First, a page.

Why do we shop? Retail guru Paco Underhill first answered that question ten years ago in his aptly titled book “Why We Buy.” The book has now been updated and revised to include even more information on shopping habits and what tempts us to pick up a product and bring it home. In my review, I’ve compiled 28 tips from the book that explain how shoppers act, how to effectively merchandise and how to get products moving in your garden centre.
Unlike spring sales, the Christmas season is never a sure thing for those garden centres that choose to stay open through winter. Consequently, some nurseries stock minimally in order to mitigate potential losses but this minimalist approach often leads to dissatisfied customers, who have become accustomed to elaborate seasonal displays in malls and box stores. So, here are nine tips to help you improve your pre- and post-Christmas season.
There’s something magical about Halloween, and it’s not just felt by the legions of trick-or-treaters racing pell-mell up and down the streets. Halloween conjures up the trickster in all of us. It’s the one time of year when even adults have permission to be silly, to explore the boundaries of our imagination.
With all of the attention being paid to shiny new marketing tools like Twitter, Facebook and websites, it’s easy to forget some of the more traditional marketing tools. Catalogues are a classic direct marketing tactic and if deployed strategically, they can work well with your other marketing activities as part of an integrated strategy. You’ll see that it’s not really about choosing between e-marketing and catalogues but rather how both can co-exist and benefit each other as complementary channels for your customers to access.
Whether you’re looking for hardy plants that pack a vibrant punch, an outdoor furniture set to spend the summer lounging on or fresh produce and chickens for a great local meal, Lacoste Garden Centre in Winnipeg, Man., is a one-stop operation to suit your needs.
Local is in. We hear over and over that going local results in products that are fresher and supports community merchants. In the last few years, the “Go Local” movement has boomed, thanks in part to the 100-mile diet, food contamination issues and a tough economy. You’ve likely seen the local movement thrive at your garden centre through the increased sales of seeds and growing interest in vegetable gardens.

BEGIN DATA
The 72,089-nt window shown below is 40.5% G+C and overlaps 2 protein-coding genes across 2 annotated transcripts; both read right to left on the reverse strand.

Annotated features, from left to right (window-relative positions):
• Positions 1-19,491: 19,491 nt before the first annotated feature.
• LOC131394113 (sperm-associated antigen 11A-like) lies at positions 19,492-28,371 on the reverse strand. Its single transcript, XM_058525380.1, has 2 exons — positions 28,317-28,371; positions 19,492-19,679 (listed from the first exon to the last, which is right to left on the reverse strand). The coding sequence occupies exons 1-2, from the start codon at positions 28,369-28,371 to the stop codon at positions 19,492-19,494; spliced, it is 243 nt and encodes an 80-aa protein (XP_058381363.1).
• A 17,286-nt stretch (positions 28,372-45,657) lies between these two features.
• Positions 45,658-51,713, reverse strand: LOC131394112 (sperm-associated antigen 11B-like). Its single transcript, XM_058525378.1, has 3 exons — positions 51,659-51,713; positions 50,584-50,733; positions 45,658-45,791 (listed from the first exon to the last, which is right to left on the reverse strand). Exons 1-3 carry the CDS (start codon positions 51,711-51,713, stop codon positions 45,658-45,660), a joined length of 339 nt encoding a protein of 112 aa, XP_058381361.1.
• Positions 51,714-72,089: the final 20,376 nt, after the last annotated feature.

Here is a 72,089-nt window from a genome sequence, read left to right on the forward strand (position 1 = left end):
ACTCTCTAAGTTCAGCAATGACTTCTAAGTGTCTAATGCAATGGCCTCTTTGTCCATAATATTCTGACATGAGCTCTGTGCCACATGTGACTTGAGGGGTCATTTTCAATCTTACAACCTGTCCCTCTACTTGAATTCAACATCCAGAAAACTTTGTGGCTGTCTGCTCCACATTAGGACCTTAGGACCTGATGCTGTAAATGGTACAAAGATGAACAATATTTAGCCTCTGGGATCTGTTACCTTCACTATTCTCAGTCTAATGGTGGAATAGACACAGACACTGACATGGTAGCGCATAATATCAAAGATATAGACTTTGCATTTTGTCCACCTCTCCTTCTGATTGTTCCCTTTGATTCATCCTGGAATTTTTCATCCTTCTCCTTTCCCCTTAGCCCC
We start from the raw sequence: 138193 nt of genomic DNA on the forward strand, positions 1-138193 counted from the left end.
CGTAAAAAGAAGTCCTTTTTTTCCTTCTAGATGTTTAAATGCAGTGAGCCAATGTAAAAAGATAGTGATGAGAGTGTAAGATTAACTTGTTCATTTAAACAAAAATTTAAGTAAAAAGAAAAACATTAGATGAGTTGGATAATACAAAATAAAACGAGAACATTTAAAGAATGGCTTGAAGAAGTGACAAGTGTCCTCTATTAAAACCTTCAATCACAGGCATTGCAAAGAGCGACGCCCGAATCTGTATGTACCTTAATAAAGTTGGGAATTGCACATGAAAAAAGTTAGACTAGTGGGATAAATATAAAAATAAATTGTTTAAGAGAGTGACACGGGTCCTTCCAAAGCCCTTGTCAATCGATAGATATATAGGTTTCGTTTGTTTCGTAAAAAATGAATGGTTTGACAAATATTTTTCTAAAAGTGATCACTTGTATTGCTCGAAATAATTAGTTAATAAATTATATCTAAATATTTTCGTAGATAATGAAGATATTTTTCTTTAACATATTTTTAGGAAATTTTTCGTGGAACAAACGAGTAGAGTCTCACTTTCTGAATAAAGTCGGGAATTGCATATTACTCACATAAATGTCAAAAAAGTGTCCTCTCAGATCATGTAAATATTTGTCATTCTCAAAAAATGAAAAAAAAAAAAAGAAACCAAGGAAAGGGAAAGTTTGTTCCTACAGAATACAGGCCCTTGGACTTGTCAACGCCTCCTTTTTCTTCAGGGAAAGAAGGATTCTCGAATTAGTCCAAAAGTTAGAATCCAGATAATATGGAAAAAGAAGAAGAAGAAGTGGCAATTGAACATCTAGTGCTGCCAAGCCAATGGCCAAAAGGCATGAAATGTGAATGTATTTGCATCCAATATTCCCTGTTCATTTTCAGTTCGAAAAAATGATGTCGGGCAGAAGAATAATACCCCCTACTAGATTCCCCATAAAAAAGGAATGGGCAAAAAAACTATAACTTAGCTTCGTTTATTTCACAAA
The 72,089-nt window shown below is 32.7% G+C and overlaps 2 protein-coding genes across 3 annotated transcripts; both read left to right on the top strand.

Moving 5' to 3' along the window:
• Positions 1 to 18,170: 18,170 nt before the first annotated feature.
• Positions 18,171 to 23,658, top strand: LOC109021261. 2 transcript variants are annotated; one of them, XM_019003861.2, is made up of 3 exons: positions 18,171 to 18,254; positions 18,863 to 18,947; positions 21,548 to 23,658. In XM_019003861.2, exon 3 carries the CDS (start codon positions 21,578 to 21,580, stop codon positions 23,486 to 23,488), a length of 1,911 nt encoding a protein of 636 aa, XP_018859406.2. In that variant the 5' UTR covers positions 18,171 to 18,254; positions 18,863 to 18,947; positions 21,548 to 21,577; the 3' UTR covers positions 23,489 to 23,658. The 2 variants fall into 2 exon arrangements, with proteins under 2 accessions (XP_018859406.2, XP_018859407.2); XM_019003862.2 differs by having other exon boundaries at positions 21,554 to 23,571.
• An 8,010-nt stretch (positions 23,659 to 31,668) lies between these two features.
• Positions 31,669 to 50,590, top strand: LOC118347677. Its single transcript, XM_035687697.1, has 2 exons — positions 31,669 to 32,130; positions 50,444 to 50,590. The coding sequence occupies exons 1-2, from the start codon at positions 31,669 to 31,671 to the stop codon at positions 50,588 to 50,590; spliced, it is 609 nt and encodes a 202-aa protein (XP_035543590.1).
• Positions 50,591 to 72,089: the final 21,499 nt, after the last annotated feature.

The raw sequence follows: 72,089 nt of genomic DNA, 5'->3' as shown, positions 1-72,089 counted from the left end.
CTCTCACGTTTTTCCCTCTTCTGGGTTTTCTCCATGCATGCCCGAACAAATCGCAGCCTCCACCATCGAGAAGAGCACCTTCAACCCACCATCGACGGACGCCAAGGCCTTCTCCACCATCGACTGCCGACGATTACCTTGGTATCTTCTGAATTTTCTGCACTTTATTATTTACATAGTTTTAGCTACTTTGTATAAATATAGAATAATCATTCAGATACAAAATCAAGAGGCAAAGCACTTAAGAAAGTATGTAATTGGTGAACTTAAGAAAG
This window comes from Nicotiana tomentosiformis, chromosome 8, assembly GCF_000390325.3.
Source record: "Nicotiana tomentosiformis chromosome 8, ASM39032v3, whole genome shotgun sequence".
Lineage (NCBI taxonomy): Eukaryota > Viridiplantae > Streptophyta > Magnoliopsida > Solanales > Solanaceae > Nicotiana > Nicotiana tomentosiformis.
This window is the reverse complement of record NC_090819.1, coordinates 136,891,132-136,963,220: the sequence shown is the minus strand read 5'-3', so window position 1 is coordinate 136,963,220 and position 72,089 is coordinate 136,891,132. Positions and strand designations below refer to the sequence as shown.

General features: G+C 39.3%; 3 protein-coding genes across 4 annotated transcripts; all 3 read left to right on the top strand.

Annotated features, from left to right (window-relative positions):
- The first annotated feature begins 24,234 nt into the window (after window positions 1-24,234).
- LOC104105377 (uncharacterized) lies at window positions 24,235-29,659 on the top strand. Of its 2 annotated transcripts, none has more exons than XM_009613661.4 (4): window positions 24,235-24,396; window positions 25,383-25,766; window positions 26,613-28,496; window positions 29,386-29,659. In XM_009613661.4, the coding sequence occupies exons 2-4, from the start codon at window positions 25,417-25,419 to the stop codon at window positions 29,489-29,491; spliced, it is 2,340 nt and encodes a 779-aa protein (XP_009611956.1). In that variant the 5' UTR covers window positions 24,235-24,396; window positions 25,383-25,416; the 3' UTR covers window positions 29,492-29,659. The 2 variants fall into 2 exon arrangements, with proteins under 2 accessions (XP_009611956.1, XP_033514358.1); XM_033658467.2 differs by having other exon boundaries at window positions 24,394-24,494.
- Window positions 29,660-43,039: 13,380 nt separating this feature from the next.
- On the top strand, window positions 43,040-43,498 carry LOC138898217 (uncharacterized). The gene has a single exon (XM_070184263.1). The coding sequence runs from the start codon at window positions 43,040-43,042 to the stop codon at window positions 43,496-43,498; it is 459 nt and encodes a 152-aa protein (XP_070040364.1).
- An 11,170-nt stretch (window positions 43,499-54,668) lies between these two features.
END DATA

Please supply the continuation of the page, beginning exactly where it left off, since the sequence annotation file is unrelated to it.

Apology trumps cash for unhappy customers
Unhappy customers are much more likely to forgive a company if it apologizes than if it offers cash compensation, a British study has found.

Turn 'tire kickers' into customers

What can you do to elevate your relationship with the "just browsing" or to increase your chance of landing a sale tomorrow that you didn't make today?
Sept. 16, 2009 - Marketers preach that 99 cents beats a dollar every time. But do customers really see the difference? The Globe and Mail’s Report of Business magazine recently featured a story that explored whether pricing to the 99’s was still effective.

Pricing to the nines
Marketers preach that 99 cents beats a dollar every time. But do customers really see the difference?

It's looking a bit like Christmas – already
It seems Christmas is coming earlier every year, and some consumers are far from happy.
Sept. 3, 2009 - The general consensus in society is that, the bigger the better. I had the impression that size affects the consumer experience and the larger the size the better the experience. Over the last few years I have started to question this theory. I’m convinced small is beautiful and more profitable.

Does size matter?
The general consensus in society is that, the bigger the better. Over the last few years I have started to question this theory.
After being on a panel at the recent OFA Short Course in Ohio, discussing the state of the floriculture industry, it’s clear that in North America our industry has been experiencing insignificant growth in recent years, going from approximately 16 per cent yearly growth in the 1960s to one per cent or less growth in the past few years.
Facebook and Twitter were foreign terms just a few years ago. Today, they describe digital venues for communication but for many of us, we’re still in the dark as to where this technology may or may not fit into our business objectives. You may be wondering “who has the time in the midst of running a demanding business to be playing with this stuff”? But the payoff from this technology may just be worth making the time.

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